Police initially indicated that Rwsereka looked as if he was fleeing to Burundi, as was reported in the New Times.
Democratic Green party Chairman Frank Habineza refuted this theory.
"That is not true, because his passport was found at his house. I personally saw his passport," he told RFI.
The 61-year-old Rwsereka, who was a founding member of the party, "had no enemies," says Habineza.
There are no suspects, nor apparent motives for the crime. Habineza said that Rwsereka had been threatened, however.
But Philippe Reyntjens, Great Lakes expert at the University of Antwerp says that this murder reminds him of yet another disappearance in Rwanda's recent past.
"Although of course we don't know who did it, the Rwandan regime - and I'm referring to the regime rather than the government - would be a prime suspect. Because again, the regime has done this in the past," Reyntjens says.
"The discovery reminded me of an incident seven years ago in 2003 when another opposition figure, Augustin Cyiza, disappeared. His car was found close to the Ugandan border and the Rwandan government then claimed that he had fled into Uganda and from there on into the Congo. It was fairly clear that he disappeared - in other words, he was killed by the government. And this is exactly the same story."
Reyntjens says that the English-language New Times is really the voice of Kagame, although it claims to be an independent paper.
In the New Times, "the police spokesman stated that there was suspicion that the vice-president of the Democratic Green party had actually attempted to flee into Burundi. And his car was found close to the Burundian border. So it seems very much like what we've seen with that previous incident," he says.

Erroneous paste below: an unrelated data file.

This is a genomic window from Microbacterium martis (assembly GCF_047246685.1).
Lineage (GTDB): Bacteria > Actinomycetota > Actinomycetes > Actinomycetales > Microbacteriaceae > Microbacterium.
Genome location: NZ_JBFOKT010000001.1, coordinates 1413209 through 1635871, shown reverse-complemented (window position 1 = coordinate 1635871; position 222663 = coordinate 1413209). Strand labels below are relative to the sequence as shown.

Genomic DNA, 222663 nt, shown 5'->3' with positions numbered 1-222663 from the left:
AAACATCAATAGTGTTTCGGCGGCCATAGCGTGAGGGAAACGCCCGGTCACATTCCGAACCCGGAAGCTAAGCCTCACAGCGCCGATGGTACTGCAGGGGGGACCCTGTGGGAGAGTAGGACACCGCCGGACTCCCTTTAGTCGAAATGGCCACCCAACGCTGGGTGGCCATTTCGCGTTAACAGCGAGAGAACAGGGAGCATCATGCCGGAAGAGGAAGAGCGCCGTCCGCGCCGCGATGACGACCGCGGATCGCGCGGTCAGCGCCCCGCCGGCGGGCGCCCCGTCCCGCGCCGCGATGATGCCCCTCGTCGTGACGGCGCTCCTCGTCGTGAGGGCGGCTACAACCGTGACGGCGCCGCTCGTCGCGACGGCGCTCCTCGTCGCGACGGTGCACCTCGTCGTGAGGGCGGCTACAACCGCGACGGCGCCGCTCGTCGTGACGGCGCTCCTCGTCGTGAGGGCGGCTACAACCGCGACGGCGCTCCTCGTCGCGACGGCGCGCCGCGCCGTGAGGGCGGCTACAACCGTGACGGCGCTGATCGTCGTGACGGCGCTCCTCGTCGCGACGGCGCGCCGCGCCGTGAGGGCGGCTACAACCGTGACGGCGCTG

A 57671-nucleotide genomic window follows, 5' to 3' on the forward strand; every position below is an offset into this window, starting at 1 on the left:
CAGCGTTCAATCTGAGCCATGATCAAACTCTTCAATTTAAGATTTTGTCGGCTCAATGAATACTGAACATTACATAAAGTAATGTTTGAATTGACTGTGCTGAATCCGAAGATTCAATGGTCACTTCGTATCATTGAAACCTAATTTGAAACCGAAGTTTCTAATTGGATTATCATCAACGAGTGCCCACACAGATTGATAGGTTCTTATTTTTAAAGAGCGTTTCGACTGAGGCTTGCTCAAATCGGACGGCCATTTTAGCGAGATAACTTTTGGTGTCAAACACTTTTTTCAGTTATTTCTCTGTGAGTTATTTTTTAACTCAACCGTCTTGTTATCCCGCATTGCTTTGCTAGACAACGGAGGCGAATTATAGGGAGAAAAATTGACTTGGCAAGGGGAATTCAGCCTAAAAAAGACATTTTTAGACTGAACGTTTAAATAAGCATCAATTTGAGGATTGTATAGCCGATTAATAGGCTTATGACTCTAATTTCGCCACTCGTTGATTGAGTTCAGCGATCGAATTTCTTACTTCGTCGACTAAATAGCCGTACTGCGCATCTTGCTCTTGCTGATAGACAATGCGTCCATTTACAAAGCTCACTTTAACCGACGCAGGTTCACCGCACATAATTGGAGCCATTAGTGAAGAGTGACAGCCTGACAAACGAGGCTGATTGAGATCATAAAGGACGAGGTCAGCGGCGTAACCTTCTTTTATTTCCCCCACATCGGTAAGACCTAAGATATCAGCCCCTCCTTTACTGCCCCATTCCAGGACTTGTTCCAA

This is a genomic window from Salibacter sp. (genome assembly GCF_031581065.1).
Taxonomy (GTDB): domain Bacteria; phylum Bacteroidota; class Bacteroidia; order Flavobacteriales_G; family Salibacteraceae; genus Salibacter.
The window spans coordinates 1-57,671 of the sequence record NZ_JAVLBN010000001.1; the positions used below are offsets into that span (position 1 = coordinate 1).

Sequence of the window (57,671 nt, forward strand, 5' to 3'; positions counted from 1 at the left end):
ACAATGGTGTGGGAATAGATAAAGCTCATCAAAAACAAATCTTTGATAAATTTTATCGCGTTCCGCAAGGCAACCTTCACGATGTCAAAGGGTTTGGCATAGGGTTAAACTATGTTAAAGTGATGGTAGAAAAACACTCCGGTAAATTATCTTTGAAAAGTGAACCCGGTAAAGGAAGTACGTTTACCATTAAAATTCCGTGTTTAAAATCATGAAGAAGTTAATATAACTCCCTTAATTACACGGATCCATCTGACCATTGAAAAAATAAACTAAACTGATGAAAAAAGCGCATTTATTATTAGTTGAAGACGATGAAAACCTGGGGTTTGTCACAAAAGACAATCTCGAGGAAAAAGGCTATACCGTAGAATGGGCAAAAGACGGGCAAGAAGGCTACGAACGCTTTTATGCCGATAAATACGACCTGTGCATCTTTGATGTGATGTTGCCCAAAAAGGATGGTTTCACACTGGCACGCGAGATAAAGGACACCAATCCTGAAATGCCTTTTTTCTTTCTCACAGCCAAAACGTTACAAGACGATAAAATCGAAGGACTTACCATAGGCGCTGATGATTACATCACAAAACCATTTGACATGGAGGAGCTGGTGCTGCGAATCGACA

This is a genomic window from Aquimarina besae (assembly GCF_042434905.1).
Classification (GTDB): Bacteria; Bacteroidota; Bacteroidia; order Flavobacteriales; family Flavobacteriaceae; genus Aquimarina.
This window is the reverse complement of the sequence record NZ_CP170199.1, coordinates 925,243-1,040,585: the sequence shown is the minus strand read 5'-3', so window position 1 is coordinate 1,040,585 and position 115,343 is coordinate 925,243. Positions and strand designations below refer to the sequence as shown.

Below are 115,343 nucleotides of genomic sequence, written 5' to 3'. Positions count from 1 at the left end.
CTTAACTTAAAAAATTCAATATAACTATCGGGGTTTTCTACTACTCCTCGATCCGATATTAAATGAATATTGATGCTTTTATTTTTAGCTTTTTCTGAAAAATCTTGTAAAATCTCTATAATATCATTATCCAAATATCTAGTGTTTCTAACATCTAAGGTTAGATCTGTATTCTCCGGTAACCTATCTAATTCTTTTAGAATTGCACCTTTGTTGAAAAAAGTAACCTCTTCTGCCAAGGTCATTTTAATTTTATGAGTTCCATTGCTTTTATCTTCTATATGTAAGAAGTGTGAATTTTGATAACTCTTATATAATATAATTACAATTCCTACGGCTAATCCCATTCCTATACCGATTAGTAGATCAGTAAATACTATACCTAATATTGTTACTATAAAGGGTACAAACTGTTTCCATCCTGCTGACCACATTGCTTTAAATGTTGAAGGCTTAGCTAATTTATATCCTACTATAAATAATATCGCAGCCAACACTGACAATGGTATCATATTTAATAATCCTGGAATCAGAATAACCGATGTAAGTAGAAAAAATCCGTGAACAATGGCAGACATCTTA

The international community - the United States and the United Kingdom in particular - has defended the current Rwandan government wholeheartedly, says Reyntjens. These two countries are currently watching developments.
"It would be such a risky thing to kill the VP of an opposition party, which, technically speaking, was not really necessary. He wasn't that much of a threat. Had the regime done it and this came out, it would become increasingly difficult for these sponsors [the US and UK] to further offer cover to the regime as it has done in the past," he says.
Only a few weeks ago, international outcry against the murder of Democratic Republic of Congo human rights activist Floribert Chibeya prompted an international independent inquiry.
"If the international community were to take this seriously, then it should act just as it has done for the killing of human rights activist Chibeya in the DRC a couple of weeks ago by requesting for an independent international inquiry and not leaving it to those who might be the perpetrators of the crime," says Reyntjens.
The party has yet to be registered, and is not fielding any candidates in the elections next month.
- Andre Kagwa Rwisereka, deputy vice president of the Rwandan Democratic Green party, was found dead on July 14, nearly decapitated
- Jwani Mwaikusa, defence attorney for Rwanda genocide defendant Yussuf Munyakazi, was shot dead in Tanzania on July 13, 2010
- Jean Leonard Rugambage, deputy editor of Rwanda's Umuvugizi newspaper, was shot dead on June 24, 2010 in Kigali
- Bernard Ntaganda, opposition presidential hopeful was taken in for questioning on June 24, 2010 and is still in detention
- Theogene Muhayeyezu, opposition leader Victoire Ingabire's Rwandan lawyer, was detained on June 24, 2010. He is still in detention
- Hundreds of opposition party members were arrested on June 24, 2010
- Faustin Nyamwasa, dissident Rwandan general, was shot and wounded outside his Johannesburg home on June 19, 2010
- Peter Erlinder, a US lawyer who went to Rwanda to defend presidential candidate hopeful Victoire Ingabire, was detained on May 28, 2010 and released June 18, 2010